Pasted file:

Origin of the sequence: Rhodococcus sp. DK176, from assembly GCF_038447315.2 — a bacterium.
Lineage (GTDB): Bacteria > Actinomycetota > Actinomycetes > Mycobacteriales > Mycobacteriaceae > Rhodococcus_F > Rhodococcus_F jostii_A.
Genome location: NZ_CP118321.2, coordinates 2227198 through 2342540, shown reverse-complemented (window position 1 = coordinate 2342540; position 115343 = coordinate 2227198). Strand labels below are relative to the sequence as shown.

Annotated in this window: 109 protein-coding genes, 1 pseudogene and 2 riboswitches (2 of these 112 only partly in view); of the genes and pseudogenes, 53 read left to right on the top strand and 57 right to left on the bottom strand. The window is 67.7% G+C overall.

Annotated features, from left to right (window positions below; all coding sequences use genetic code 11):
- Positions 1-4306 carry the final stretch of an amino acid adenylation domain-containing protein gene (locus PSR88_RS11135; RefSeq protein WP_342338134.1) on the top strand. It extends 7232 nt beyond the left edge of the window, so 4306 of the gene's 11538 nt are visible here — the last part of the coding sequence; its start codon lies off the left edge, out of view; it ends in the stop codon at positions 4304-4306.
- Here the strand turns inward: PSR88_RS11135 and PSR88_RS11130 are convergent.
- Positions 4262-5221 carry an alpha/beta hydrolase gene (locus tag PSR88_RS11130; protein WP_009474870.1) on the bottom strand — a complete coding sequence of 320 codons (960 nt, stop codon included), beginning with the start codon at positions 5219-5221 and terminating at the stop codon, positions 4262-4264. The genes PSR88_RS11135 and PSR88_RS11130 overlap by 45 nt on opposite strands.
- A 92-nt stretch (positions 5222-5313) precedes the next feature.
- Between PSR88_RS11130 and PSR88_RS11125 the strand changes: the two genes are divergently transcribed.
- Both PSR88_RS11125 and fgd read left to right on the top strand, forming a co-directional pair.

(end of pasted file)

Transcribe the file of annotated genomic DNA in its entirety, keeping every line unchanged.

Origin of the sequence: Rhodococcus sp. DK176, from assembly GCF_038447315.2 — a bacterium.
Lineage (GTDB): Bacteria > Actinomycetota > Actinomycetes > Mycobacteriales > Mycobacteriaceae > Rhodococcus_F > Rhodococcus_F jostii_A.
Genome location: NZ_CP118321.2, coordinates 2227198 through 2342540, shown reverse-complemented (window position 1 = coordinate 2342540; position 115343 = coordinate 2227198). Strand labels below are relative to the sequence as shown.

Annotated in this window: 109 protein-coding genes, 1 pseudogene and 2 riboswitches (2 of these 112 only partly in view); of the genes and pseudogenes, 53 read left to right on the top strand and 57 right to left on the bottom strand. The window is 67.7% G+C overall.

Annotated features, from left to right (window positions below; all coding sequences use genetic code 11):
- Positions 1-4306 carry the final stretch of an amino acid adenylation domain-containing protein gene (locus PSR88_RS11135; RefSeq protein WP_342338134.1) on the top strand. It extends 7232 nt beyond the left edge of the window, so 4306 of the gene's 11538 nt are visible here — the last part of the coding sequence; its start codon lies off the left edge, out of view; it ends in the stop codon at positions 4304-4306.
- Here the strand turns inward: PSR88_RS11135 and PSR88_RS11130 are convergent.
- Positions 4262-5221 carry an alpha/beta hydrolase gene (locus tag PSR88_RS11130; protein WP_009474870.1) on the bottom strand — a complete coding sequence of 320 codons (960 nt, stop codon included), beginning with the start codon at positions 5219-5221 and terminating at the stop codon, positions 4262-4264. The genes PSR88_RS11135 and PSR88_RS11130 overlap by 45 nt on opposite strands.
- A 92-nt stretch (positions 5222-5313) precedes the next feature.
- Between PSR88_RS11130 and PSR88_RS11125 the strand changes: the two genes are divergently transcribed.
- Both PSR88_RS11125 and fgd read left to right on the top strand, forming a co-directional pair.